Jan Penkali's story
I was born in 1937 in Ukraine somewhere near Kiev, not sure where. Russians were governing Ukraine, very badly. The Germans arrived around 1942 or 1943. The Russians were going to take my father away to work in the labour camps in Siberia. My father was a wealthy man, a landowner. To stop going to Siberia, my father joined the Russian Army. He was killed after twelve months being in the war. I remember him holding me.
My mother was made to work for the Germans. In 1944 we arrived in Germany through Poland. My mother was running away with me. When we arrived in Germany they put us in the rural area, near Stuttgart. We were in a farm for almost 6 years. But they will not let me go to school. After the war, the Russians came and wanted to take us back to Ukraine. Mother didn't want to go back; she had remarried a Polish man. We become Polish citizens.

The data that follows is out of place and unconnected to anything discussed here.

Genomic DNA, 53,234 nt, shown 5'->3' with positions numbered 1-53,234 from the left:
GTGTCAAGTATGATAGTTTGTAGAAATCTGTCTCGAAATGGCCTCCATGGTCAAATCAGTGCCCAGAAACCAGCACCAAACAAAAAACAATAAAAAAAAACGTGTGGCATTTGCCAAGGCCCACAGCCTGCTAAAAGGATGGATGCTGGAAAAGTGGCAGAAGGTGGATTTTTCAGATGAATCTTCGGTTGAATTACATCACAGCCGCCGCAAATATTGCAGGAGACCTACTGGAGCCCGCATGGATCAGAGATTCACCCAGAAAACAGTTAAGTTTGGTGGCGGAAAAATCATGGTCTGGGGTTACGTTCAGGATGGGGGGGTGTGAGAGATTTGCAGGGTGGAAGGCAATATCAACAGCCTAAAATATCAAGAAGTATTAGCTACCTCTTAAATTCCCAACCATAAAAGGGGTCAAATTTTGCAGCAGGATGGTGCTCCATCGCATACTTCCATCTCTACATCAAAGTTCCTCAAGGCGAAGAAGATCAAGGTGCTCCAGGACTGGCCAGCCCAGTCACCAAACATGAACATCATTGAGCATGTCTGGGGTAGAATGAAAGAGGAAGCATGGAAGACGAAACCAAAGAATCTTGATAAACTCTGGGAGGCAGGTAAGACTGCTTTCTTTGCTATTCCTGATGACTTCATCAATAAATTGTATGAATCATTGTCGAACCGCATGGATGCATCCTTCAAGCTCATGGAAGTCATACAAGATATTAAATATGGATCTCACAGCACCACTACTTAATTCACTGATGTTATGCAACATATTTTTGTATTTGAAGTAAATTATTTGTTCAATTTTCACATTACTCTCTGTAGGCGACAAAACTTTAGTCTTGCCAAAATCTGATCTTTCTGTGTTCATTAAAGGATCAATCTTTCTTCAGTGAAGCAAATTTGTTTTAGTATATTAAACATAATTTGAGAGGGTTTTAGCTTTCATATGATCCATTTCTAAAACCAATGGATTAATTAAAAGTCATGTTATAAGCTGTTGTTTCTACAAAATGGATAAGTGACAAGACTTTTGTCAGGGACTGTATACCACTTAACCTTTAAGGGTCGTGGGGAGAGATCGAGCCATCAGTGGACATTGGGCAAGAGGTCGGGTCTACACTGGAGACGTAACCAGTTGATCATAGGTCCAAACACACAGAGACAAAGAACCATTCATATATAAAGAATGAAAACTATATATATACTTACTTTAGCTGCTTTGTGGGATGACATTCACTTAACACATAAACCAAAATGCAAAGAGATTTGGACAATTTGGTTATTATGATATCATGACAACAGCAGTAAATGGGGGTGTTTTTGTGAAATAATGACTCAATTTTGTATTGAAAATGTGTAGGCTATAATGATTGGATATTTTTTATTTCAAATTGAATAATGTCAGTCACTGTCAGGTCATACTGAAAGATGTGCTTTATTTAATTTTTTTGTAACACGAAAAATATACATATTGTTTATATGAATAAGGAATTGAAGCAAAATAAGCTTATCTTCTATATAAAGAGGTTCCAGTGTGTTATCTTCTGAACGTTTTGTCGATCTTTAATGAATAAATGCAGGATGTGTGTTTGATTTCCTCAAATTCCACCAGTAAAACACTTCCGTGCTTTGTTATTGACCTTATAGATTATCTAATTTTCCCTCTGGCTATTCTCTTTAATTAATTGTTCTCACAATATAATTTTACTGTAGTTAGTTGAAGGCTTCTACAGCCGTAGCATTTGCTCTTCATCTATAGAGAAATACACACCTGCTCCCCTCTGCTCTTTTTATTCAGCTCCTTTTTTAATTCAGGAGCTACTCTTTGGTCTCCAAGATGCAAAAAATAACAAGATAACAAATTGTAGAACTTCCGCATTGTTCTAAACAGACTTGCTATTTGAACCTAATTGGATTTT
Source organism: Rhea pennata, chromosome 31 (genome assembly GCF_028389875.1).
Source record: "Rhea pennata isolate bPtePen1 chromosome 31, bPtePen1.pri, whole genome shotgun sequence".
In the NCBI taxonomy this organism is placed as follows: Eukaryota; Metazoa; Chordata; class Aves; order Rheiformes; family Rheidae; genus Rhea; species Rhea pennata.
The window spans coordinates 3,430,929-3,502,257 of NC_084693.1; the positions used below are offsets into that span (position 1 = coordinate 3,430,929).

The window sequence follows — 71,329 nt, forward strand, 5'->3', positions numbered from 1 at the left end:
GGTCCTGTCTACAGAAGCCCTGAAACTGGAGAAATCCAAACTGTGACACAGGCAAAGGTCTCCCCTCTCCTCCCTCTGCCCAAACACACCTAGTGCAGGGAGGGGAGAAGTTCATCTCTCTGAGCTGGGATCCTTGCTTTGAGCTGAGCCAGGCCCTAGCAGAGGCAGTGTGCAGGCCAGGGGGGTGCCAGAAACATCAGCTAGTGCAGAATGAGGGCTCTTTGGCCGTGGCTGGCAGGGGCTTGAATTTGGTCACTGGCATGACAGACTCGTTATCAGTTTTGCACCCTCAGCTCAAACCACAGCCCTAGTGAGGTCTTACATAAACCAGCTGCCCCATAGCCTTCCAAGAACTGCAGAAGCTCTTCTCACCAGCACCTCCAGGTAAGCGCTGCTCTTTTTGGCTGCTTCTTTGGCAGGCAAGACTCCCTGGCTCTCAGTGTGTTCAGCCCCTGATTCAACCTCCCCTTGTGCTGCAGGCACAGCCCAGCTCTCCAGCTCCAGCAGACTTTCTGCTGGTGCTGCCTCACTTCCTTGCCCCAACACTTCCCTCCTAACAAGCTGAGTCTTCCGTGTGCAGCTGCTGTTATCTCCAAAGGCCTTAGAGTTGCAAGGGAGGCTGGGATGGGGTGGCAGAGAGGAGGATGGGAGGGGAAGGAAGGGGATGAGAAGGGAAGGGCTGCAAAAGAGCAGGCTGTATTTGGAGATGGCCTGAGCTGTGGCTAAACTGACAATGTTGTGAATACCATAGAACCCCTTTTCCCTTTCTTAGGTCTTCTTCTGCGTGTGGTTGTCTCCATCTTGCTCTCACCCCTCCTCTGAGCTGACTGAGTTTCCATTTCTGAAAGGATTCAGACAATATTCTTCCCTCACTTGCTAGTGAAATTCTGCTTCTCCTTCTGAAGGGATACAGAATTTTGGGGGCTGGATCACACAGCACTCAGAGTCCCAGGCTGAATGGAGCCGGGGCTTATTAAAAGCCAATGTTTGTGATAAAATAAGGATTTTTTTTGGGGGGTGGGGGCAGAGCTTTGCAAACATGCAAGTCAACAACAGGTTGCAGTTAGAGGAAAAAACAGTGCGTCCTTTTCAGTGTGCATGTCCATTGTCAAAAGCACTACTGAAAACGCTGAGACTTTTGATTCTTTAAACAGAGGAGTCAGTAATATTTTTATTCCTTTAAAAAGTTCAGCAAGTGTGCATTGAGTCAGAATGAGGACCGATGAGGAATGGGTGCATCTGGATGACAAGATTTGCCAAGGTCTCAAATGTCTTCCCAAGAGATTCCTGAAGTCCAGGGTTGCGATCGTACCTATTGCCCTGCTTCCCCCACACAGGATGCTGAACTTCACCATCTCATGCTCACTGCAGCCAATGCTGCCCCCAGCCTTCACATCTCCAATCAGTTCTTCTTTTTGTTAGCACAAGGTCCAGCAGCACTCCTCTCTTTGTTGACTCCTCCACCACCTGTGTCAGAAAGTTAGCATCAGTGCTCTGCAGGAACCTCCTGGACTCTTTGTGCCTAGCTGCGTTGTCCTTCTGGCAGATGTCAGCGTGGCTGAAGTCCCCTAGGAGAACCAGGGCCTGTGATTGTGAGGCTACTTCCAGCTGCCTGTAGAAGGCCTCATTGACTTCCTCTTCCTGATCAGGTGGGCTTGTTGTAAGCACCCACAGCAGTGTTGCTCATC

About 1948, we become known as DP, displaced persons. Mum wanted to go somewhere, didn't know where. Australia took us. We arrived here in 1950. We came by boat and were dropped in Fremantle. We were helped by IRO, the International Refugee Organisation. They later became the United Nations High Commissioner for Refugees (UNHCR). We were running away from war. But when we got here, there was a war also.
I didn't know anything about Korea and the war. We were taken to Northam. The huts were made of corrugated iron and there was no running water. We left Europe in the middle of the winter and arrived in Northam in the middle of summer. We were getting 10 shillings per head to spend.